Christopher Bernard reviews Richard Slota’s historical novel Stray Son



Stray Son

A novel

by Richard Slota

Rainbowdash Publishers


A review by Christopher Bernard


Not every writer exploring the family drama in its more harrowing manifestations—in this case, one so horrendous it might seem like a morbid delusion yet may reflect the experiences of more families than one would like to believe—has invented an ingenious way to handle it that makes it endurable, human and even funny without softening its awfulness. But, in his first novel, poet and playwright Richard Slota has achieved this very remarkable thing.

Tales so terrible must often be cloaked in deep fantasy to be faced at all; their starkness is too hard to look at directly—like staring directly at the sun, it can make you unable to see anything else again.

Slota’s solution has been to concoct, amid a crew of intriguing eccentrics, a brilliantly imaginative fantasy, blended with a dash of dark humor and unexpected displays of lyricism, to explore his gothic family horrors.

The story’s narrator, Patrick, is a man in early middle age locked in a (quite literally) dead-end job in Santa Barbara, California: he picks up the bodies of people who have just died and delivers them to morgues and mortuaries for a set fee per corpse. When still an adolescent, he served in the military during the Vietnam War as a performer of autopsies, so he is much experienced with death as a physical, practical reality.

He is married (in a second marriage, to a woman named Lynn, who must be as game and patient a human being as ever appeared in a first novel) and has two children, Helen, a bright, athletic teenage daughter by his first marriage who lives with them, and an adopted, fun-loving African American boy named Mike. He also has a sense of humor (bleeding into sarcasm at the first cut), thankfully for his family, himself and his readers—though it occasionally lays a redolent egg. (To his credit, Patrick is aware of this, the inability of himself, or his creator, to resist recording it, notwithstanding.)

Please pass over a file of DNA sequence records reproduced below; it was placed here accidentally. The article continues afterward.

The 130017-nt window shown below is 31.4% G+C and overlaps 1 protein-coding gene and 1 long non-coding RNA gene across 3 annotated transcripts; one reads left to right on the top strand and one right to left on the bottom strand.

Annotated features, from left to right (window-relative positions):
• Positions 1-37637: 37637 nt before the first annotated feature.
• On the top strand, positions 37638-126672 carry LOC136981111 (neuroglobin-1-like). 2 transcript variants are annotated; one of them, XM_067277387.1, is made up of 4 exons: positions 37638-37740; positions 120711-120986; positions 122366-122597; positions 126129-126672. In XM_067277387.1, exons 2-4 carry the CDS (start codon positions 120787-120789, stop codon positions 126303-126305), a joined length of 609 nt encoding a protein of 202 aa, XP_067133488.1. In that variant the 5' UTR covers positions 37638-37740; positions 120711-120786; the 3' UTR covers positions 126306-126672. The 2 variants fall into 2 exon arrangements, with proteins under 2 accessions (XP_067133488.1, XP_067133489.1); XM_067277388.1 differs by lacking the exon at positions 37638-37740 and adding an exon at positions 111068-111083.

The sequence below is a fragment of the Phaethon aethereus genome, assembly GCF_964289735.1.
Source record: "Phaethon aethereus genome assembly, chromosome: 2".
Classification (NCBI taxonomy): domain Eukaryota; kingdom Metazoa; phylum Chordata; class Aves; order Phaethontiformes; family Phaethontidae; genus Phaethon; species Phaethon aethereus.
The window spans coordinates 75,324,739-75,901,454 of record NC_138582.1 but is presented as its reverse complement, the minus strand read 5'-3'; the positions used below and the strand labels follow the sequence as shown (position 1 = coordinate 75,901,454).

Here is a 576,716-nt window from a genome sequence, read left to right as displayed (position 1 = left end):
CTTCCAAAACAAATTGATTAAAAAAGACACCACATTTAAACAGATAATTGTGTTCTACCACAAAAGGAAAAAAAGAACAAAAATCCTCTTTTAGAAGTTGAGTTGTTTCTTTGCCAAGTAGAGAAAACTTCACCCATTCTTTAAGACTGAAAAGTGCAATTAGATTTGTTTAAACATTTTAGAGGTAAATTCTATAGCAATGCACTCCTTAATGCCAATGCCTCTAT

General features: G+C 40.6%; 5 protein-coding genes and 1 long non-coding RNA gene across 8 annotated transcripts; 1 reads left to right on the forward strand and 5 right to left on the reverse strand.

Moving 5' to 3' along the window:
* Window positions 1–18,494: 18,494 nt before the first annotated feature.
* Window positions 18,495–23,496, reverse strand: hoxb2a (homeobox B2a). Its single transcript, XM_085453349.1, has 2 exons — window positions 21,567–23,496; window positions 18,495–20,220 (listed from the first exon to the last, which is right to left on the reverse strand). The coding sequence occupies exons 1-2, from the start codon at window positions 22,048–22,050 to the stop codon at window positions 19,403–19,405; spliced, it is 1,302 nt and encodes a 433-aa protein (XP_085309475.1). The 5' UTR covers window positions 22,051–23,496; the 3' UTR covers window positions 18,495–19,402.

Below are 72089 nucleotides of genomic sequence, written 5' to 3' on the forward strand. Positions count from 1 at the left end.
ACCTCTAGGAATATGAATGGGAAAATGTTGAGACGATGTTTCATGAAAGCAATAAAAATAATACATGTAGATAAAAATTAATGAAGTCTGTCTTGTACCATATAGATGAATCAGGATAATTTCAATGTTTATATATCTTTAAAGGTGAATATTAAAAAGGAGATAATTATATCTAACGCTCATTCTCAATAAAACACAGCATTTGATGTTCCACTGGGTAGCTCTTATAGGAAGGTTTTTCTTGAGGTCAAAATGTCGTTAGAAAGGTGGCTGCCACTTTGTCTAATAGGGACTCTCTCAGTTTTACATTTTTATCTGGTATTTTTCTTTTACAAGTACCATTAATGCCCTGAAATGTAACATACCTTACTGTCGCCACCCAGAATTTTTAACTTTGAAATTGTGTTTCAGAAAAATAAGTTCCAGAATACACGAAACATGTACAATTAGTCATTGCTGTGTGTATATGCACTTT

On one of Patrick’s body pickups, during the summer of 2000, he passes on the road a strangely familiar-looking young man wearing an outdated Marine’s uniform (Santa Barbara is near a military installation), who gives Patrick a pointed look as he passes, and who, over the next few days, keeps cropping up at odd moments and in odd places, with the same penetrating gaze.

About the same time, Patrick gets a call from his young, estranged brother: their father has just died. Not long after this, there is a knock on the door: it is the strange Marine. But it is not just a Marine: it is Patrick’s father when he was in the service decades ago, during World War II, before his marriage to Patrick’s mother; before Patrick was even a gleam in the young man’s eye.

And he is no hallucination: the rest of Patrick’s family can see him as well, and he talks and knocks about their house with all the awkward courtesy of a callow farmer’s boy whose manners have been polished in boot camp. The young man has been resurrected at the same moment his older self was dying, almost as if he could start to live his life over again, perhaps even avoiding, this time, its earlier pitfalls.